This Week in Managed Care: February 12, 2021

This week, the top managed care news included President Biden’s DOJ reversing course in case seeking to overturn the Affordable Care Act; once-weekly semaglutide and lifestyle changes slashed body weight by 15%; updates on COVID-19 vaccines and treatments.

President Biden’s DOJ reverses course in case seeking to overturn the Affordable Care Act, once-weekly treatment with 2.4 mg of semaglutide and lifestyle changes slashed body weight by 15% in individuals with overweight or obesity, and a COVID-19 variant exhibits differing efficacy among vaccines

Welcome to This Week in Managed Care, I’m Matthew Gavidia.

Biden’s DOJ Reverses Course in Case Seeking to Overturn ACA

This week, under a new administration, the Department of Justice, or DOJ, dropped its previously held position that the now-defunct tax provision in the Affordable Care Act, or ACA, cannot be severed from the rest of the law, which would have made the entire health law unconstitutional.

President Joe Biden, who recently issued an executive order reopening the exchanges created by the Affordable Care Act from February 15 to May 15 to help those who lost their insurance due to the pandemic, campaigned on the idea of strengthening the ACA rather than repealing it, as the Trump administration long tried to do.

Under the previous administration, the DOJ refused to defend the constitutionality of the landmark 2010 health law, also known as Obamacare. Republican-governed states, led by Texas, sued to overturn the ACA, claiming that without the monetary penalty—which was reduced to $0—the entire ACA was invalid, as the provision could not be severed.

With the Supreme Court expected to issue a ruling by the end of June, the Biden administration formally notified the court of the change in a letter, writing, “the United States no longer adheres to the conclusions in the previously filed brief of the federal respondents.”

Furthermore, the letter indicates that if the court decides that Section 5000A(a) is unconstitutional, that provision is severable from the remainder of the ACA.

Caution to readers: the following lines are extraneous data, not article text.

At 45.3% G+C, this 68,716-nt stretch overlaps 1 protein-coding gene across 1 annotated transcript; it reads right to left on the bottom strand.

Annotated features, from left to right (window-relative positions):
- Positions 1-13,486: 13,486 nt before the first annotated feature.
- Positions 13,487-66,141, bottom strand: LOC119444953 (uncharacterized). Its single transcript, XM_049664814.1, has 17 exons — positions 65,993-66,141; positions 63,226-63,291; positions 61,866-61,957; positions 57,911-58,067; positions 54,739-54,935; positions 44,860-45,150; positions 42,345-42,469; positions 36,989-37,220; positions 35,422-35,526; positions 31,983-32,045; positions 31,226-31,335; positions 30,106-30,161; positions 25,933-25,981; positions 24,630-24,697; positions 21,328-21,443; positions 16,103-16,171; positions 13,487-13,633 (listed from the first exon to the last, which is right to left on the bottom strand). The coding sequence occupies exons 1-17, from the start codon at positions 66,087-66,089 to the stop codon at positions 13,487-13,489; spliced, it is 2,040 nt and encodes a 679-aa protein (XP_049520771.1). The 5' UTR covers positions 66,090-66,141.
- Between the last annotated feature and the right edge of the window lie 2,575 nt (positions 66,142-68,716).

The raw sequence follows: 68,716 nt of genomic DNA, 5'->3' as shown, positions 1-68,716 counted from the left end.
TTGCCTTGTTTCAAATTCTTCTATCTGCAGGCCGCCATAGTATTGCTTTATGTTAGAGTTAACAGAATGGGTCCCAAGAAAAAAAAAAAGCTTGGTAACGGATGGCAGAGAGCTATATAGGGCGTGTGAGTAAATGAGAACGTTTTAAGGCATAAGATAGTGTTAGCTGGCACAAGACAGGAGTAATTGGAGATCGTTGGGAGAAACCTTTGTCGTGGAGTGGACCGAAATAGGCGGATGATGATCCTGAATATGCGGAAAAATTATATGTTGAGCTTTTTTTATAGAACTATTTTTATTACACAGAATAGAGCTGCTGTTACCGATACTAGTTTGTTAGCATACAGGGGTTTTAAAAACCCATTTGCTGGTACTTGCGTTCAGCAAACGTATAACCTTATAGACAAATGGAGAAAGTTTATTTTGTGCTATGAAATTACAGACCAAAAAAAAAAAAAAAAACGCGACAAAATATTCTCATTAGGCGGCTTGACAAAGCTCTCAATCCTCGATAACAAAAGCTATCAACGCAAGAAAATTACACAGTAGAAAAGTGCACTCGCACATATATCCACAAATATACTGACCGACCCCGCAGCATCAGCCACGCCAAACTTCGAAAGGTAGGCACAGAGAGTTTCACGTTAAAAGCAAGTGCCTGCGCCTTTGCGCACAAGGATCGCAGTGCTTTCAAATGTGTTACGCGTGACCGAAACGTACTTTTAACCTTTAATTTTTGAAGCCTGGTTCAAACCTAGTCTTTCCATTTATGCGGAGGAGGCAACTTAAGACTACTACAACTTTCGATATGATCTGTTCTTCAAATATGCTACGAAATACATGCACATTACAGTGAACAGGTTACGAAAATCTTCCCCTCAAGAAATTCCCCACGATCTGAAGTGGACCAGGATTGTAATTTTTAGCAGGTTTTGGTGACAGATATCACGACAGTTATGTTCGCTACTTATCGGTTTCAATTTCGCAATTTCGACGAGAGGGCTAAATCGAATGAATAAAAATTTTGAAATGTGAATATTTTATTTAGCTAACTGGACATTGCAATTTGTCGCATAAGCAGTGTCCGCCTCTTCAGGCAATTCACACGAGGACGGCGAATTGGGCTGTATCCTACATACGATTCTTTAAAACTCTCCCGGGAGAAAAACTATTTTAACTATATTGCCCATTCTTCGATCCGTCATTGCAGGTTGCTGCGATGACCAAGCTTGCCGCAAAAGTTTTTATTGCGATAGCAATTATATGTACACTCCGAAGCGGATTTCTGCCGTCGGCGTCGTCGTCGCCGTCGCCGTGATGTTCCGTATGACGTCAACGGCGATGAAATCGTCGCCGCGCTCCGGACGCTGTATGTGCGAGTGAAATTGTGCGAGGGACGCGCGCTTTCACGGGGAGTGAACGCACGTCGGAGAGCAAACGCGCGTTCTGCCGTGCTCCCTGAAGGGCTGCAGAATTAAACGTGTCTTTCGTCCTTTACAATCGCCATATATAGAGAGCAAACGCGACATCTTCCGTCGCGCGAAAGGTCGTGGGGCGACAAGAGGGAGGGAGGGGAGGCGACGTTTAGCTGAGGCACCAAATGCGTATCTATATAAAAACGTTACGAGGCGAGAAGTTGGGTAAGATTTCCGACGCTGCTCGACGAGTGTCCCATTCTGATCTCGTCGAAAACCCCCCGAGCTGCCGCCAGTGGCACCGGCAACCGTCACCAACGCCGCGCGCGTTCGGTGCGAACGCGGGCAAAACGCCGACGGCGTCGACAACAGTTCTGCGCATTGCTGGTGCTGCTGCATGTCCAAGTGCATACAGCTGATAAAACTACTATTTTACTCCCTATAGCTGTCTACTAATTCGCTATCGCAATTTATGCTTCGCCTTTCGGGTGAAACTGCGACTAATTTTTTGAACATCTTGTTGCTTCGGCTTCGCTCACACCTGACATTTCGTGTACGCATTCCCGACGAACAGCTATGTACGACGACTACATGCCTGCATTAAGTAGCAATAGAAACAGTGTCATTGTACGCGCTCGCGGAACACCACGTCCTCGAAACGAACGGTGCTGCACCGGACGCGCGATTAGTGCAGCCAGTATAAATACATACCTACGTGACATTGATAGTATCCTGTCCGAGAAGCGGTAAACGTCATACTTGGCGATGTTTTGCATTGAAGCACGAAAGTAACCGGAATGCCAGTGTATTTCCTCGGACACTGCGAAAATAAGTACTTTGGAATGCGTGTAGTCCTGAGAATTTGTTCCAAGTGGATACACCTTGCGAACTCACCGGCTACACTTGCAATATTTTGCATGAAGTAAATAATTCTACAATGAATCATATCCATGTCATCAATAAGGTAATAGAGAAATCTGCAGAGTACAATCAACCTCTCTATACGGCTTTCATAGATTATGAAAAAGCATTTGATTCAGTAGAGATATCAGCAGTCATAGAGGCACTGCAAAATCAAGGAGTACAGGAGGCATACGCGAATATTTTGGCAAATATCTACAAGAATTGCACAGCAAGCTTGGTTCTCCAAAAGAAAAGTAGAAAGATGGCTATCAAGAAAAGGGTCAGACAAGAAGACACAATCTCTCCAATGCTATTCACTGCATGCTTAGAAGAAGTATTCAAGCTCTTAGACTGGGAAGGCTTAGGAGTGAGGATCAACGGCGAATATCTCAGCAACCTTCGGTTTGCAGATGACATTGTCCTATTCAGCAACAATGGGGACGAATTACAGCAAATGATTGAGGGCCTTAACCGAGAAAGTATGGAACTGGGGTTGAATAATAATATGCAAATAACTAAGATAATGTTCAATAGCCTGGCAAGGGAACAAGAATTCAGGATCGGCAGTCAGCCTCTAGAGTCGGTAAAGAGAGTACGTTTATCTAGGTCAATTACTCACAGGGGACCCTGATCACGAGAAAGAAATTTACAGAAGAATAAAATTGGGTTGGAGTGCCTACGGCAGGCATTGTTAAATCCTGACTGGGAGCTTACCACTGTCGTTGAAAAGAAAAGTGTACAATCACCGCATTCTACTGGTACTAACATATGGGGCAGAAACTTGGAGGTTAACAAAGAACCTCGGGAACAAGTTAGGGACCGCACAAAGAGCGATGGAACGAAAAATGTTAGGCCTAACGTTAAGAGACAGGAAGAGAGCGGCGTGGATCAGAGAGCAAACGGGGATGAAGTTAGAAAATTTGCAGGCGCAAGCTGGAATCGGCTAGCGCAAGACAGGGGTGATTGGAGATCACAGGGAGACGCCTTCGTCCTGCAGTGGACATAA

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Trial Finds Semaglutide With Lifestyle Intervention Reduces Body Weight by Nearly 15%

Once-weekly treatment with 2.4 mg of the diabetes drug semaglutide plus diet and exercise is linked to sustained, clinically relevant reductions in body weight, according to trial results published in The New England Journal of Medicine. Individuals with overweight or obesity who took semaglutide, sold as Ozempic, had a mean change in bodyweight of –14.9% after 68 weeks compared with –2.4% seen in the placebo group. In addition, 86% of participants receiving the treatment attained at least a 5% reduction in total body weight.

Those who received semaglutide also exhibited greater reductions in waist circumference, body mass index, and systolic and diastolic blood pressure compared with placebo, and had improved levels of glycated hemoglobin, fasting plasma glucose, C-reactive protein, and fasting lipid levels after 68 weeks.

Semaglutide is approved—at doses up to 1 mg once weekly—for the treatment of type 2 diabates in adults and to reduce risk of cardiovascular events in patients with type 2 diabetes and comorbid cardiovascular disease.

The authors note the study had certain limitations, such as the fact that the trial population consisted of mostly White female participants and thus results may not be generalizable to a wider population. The trial duration was also short and participants may have been more motivated to lose weight.

In addition, oral semaglutide has been associated with pancreatitis and, in rodents, with thyroid C-cell tumors, which include medullary thyroid carcinoma.

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COVID-19 Vaccine Updates

After preliminary data from a small study suggested that the AstraZeneca/Oxford COVID-19 vaccine provided minimal protection against mild to moderate disease caused by the B.1.351 coronavirus variant present in more than 90% of new cases in South Africa, the country suspended plans to vaccinate its health care workers.

Reported by The Associated Press, South Africa had received its first 1 million doses of the AstraZeneca vaccine last week, but will now transition to vaccinating its frontline workers with the 1-shot vaccine manufactured by Johnson & Johnson, or J&J.